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The last 2 posts

Tuesday, May 17th 2011, 11:08am

by HooKooDooKu

Based on specifications for Orbits plastic auto drains, they open/close at pressures in the area of 3-5 psi. A 10' tall water column has around 4psi, and you say you are running a multi-level system. So it is quite possible that you are operating right at the cut-over point for the auto-drain.

Now I personally don't like auto drains. I instead use check valves (that can hold up to a 25' water column) to keep my pipes full (so all that water isn't wasted each cycle) and manually drain the system at the end of the year.

But if you really want to use auto-drains, it sounds like you will need to install multiple ones. Install a second one about 6' higher than the current one. The higher one will drain the water higher in the pipes. Once the higher water has drained, that will reduce the pressure on the lower drain and perhaps allow it to drain.

Monday, May 16th 2011, 3:04pm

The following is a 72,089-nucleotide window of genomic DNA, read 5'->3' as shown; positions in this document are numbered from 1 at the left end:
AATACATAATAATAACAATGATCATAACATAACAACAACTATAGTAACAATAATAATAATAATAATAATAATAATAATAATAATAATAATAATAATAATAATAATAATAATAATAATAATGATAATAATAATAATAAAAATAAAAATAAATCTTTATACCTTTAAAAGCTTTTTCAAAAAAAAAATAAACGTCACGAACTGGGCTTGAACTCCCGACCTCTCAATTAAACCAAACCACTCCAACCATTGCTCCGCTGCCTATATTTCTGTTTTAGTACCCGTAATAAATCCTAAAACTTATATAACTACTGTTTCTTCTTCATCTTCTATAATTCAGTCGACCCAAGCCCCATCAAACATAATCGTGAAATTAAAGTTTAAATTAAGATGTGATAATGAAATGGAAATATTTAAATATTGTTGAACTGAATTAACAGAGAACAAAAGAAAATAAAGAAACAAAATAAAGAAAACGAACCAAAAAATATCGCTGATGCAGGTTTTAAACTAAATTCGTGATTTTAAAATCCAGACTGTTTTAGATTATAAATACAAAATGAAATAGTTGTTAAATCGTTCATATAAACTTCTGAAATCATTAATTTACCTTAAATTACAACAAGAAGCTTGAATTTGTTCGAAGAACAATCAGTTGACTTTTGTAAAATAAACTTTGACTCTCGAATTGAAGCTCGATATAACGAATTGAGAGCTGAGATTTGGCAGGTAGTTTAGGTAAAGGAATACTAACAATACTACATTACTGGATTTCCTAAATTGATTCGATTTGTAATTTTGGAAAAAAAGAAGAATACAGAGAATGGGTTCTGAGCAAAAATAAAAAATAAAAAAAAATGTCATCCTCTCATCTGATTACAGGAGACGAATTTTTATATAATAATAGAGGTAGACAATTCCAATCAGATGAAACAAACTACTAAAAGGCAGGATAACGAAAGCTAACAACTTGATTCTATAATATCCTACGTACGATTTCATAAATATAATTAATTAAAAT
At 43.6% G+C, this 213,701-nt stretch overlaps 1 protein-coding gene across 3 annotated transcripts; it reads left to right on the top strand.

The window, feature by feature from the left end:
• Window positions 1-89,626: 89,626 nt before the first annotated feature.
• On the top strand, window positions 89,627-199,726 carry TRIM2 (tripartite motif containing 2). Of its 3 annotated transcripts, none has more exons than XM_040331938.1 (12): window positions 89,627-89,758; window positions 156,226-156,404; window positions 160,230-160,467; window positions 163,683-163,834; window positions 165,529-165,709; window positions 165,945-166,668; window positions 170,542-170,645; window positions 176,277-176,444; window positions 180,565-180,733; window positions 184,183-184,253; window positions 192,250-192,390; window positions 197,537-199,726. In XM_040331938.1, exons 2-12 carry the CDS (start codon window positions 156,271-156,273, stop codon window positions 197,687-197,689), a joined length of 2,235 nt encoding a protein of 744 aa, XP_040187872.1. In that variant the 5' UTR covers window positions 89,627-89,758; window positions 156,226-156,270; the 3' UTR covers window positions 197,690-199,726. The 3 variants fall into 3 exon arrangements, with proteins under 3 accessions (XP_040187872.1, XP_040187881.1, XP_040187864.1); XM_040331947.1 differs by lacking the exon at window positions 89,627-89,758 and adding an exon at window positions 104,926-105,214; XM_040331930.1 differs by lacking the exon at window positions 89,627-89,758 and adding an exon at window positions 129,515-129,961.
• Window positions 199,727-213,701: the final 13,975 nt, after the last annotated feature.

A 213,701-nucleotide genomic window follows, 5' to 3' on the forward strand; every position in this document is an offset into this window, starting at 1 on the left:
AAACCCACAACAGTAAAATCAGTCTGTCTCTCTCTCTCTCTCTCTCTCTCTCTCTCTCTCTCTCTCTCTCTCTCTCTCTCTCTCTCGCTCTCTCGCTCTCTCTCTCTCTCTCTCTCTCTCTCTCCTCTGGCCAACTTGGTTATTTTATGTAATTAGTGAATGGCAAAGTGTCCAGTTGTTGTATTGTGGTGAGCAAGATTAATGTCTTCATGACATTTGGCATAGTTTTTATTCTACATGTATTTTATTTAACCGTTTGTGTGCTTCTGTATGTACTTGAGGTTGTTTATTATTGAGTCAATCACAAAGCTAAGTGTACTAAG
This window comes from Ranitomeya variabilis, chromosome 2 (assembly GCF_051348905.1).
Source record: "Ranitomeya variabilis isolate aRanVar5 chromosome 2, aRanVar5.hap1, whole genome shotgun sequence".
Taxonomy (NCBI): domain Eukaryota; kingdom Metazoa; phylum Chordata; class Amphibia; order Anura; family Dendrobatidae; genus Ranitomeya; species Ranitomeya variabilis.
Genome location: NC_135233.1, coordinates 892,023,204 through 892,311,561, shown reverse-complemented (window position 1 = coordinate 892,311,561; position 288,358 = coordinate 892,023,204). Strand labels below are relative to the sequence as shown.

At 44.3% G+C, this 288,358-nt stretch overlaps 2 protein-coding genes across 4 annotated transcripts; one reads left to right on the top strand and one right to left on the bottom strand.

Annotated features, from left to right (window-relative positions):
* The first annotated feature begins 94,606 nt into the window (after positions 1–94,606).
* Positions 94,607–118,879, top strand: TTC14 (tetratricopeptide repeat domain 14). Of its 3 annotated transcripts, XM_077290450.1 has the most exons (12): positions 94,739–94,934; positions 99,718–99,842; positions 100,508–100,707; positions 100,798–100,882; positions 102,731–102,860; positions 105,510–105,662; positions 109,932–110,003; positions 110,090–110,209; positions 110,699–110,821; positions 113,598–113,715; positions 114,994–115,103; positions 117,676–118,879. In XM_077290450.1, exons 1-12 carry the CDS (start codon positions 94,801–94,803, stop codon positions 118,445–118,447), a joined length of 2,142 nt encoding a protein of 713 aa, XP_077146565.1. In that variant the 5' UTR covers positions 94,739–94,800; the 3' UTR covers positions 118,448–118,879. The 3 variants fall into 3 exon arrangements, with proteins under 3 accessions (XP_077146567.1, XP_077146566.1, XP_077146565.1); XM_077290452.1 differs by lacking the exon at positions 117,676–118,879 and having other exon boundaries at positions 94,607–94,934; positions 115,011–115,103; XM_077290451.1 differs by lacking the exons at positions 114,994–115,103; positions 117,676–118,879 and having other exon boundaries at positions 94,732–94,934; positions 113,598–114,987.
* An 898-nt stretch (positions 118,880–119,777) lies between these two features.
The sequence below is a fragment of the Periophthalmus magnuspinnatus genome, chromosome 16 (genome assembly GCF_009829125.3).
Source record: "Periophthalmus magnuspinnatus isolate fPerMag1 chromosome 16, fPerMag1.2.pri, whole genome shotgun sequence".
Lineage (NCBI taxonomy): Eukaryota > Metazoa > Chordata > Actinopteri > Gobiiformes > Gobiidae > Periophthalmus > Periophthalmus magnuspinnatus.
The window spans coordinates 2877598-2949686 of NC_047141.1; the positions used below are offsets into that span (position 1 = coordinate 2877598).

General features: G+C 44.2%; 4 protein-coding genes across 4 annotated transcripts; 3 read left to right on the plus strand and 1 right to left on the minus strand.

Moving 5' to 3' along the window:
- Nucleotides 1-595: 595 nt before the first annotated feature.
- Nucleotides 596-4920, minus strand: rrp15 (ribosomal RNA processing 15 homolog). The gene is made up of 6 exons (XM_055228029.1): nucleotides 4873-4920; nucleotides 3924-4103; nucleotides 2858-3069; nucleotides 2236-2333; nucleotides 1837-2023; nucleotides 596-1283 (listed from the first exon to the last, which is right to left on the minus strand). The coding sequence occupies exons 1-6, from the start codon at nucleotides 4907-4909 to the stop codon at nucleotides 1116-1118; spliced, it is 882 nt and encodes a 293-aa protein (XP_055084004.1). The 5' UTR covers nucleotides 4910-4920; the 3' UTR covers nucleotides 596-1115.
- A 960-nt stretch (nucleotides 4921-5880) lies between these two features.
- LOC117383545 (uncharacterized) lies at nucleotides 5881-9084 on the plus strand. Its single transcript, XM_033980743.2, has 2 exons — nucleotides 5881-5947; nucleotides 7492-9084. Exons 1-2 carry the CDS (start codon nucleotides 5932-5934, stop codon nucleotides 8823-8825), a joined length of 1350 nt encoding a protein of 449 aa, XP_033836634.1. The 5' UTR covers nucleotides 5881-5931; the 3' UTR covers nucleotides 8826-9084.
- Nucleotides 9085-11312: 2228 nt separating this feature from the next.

by ellesshoo

Auto flush/drain valve installation question

I recently setup a new drip system for containers on a deck (actually 2 decks, 1st/2nd floor). I want the system to drain after each run and I've identified a good place for the drainage to go. I set everything up including a DIG auto drain valve at the end/lowest point. However, I'm not sure if I'm missing something b/c it's not functioning in the way I expected it to (I've never used one before so my expectation may be incorrect). After running the system it doesn't drain. It is located about 4ft below the tubing it drains so I can't imagine that elevation change is keeping pressure high enough on the valve that it behaves as if it is pressurized. The valve is on the end of a 45 degree PVC elbow (should it be facing toward the ground at 90 degrees or parallel in order to work?). If I lift the valve up about a foot it will suddenly begin to drain. If I leave it in that orientation and then run the system it won't drain unless I move/lift it again. Any help would be appreciated.